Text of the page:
These locations were often found to be uneconomical to drill, given local drilling constraints. Geoscientists then had to review their maps, change target locations, and send the targets back to drilling, again and again.
"Each iteration could take several days," says Brunsvold. "I've heard the entire well planning process could take 3 weeks to a month." Well planning ate up a considerable amount of each professional's time-time that would have been better spent refining the subsurface interpretation.
To speed up the process, geoscientists needed to know-before handing off targets to drilling-if there was at least one well bore that could penetrate all the desired targets while still meeting the basic drilling constraints.
In the early 1990s, geophysicists with Unocal Thailand wrote several custom applications. One tool created seismic sections closely paralleling a fault plane-called "fault sections"-to enable geophysicists to target amplitude anomalies at various distances from the fault.
Another enabled them to view interpolated seismic data along the plane of a potential well bore-called a "well section." A third program did basic well planning-enough to verify that an economically viable well could be drilled, before consulting with the drilling department. Once they were satisfied, geoscientists passed their targets to the drilling department to optimize the final well path.
These tools successfully reduced cycle time from weeks to days. "With this system," says Brunsvold, "the whole process of targeting and planning a single well would take three or four days."
Despite an order of magnitude improvement in planning time, there were drawbacks to Unocal's custom applications. "The system was not interactive. We had to plan all of our wells on paper," says Brunsvold.
"Custom displays were strictly black-and-white hardcopy. Fault sections and well sections could take hours to run, depending on size. So we usually generated them at the end of the interpretation process.
"To plan a well bore, we spent a lot of time essentially drafting. We'd identify two potential target points by x,y,z and let the program calculate a series of possible well courses. Then we would select one that seemed to fit our drilling criteria, plot that on paper, and manually overlay it on our fault sections and amplitude maps to see if we hit all of our anomalies (Fig. 3). It took a huge amount of time and paper. We couldn't look at many different options."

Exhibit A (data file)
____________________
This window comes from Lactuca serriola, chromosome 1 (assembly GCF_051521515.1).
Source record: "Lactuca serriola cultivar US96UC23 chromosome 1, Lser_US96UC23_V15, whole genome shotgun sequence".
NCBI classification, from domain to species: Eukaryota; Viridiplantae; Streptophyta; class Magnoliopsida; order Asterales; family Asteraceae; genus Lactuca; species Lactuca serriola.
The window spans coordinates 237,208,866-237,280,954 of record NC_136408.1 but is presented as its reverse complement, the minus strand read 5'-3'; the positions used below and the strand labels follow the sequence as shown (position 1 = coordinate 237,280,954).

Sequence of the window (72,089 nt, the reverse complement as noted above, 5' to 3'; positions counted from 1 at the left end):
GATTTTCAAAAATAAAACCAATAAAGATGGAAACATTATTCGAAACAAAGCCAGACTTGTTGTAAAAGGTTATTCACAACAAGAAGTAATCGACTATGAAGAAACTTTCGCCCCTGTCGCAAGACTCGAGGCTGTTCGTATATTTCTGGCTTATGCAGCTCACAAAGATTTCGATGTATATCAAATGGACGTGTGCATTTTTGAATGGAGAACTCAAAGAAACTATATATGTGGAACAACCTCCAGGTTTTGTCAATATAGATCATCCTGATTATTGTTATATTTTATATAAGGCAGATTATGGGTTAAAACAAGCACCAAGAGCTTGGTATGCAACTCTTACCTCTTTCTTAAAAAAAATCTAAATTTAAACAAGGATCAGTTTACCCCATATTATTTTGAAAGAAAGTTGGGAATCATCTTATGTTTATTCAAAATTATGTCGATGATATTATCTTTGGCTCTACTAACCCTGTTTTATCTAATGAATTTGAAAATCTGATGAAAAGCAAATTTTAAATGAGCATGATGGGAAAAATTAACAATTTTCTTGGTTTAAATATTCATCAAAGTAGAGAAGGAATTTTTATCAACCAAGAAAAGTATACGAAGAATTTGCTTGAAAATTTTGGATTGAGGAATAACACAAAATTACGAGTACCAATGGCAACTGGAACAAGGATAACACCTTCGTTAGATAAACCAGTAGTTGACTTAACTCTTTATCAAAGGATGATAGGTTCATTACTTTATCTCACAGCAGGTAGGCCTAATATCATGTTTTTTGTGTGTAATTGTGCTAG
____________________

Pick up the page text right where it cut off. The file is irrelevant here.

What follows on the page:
Furthermore, regardless of the true strike of a particular fault, Unocal's custom software projected seismic fault sections into a north-south plane. For faults with significant deviation from N-S (North-South), this technique would bend common depth point CDP lines across the section and crowd seismic line numbers on the hardcopy display.
"It was not uncommon," Brunsvold observes, "to plan a well and find out it was in the wrong position when you projected it on a map."
Over time, as drilling activity accelerated, Unocal Thailand began looking for a more interactive, more tightly integrated approach. "The goal was to put tools in place that would enable us to increase the number of wells we could drill each year, without increasing people," says Brunsvold. "To do that, we needed to further reduce the cycle time that an average geoscientist spent on planning wells."
Integrated well planningIn June of 1996, the company kicked off a project to develop an integrated computing system that would incorporate the functionality already used in well planning. Geophysicists, geologists, and engineers worked together to define system requirements, and they put out a "Request For Proposal" by September 1996.
In early 1997, the company took a close look at Landmark's next-generation UNIX well bore planning and 3D seismic interpretation applications, which were tightly integrated via the company's common project data management system. The new 3D visualization software already came with a flexible fault-section display that enabled users to move through the 3D seismic volume parallel to any geological surface (Fig. 4).
"It was exactly what we needed," says Brunsvold. "We were no longer restricted to projecting onto a north-south plane. Now we could rotate the section to match the strike of a fault, which gave us a more accurate view of all the seismic amplitudes that our wells could penetrate." What's more, it projected the section instantaneously, onscreen, and in color.
Brunsvold and two colleagues, Kamal Sandarusi and Martin Sharps, beta tested the well bore planning software and worked with Landmark to develop additional functionality in the new 3D seismic technology.
During 1997, they systematically refined the integrated seismic interpretation and well planning work flows. "We decided to invest the time to provide feedback to the developers, so the system would work superbly before we rolled it out to other geophysicists," says Brunsvold. "It was a joint effort. Landmark responded to a lot of our requests, and came out with some excellent tools."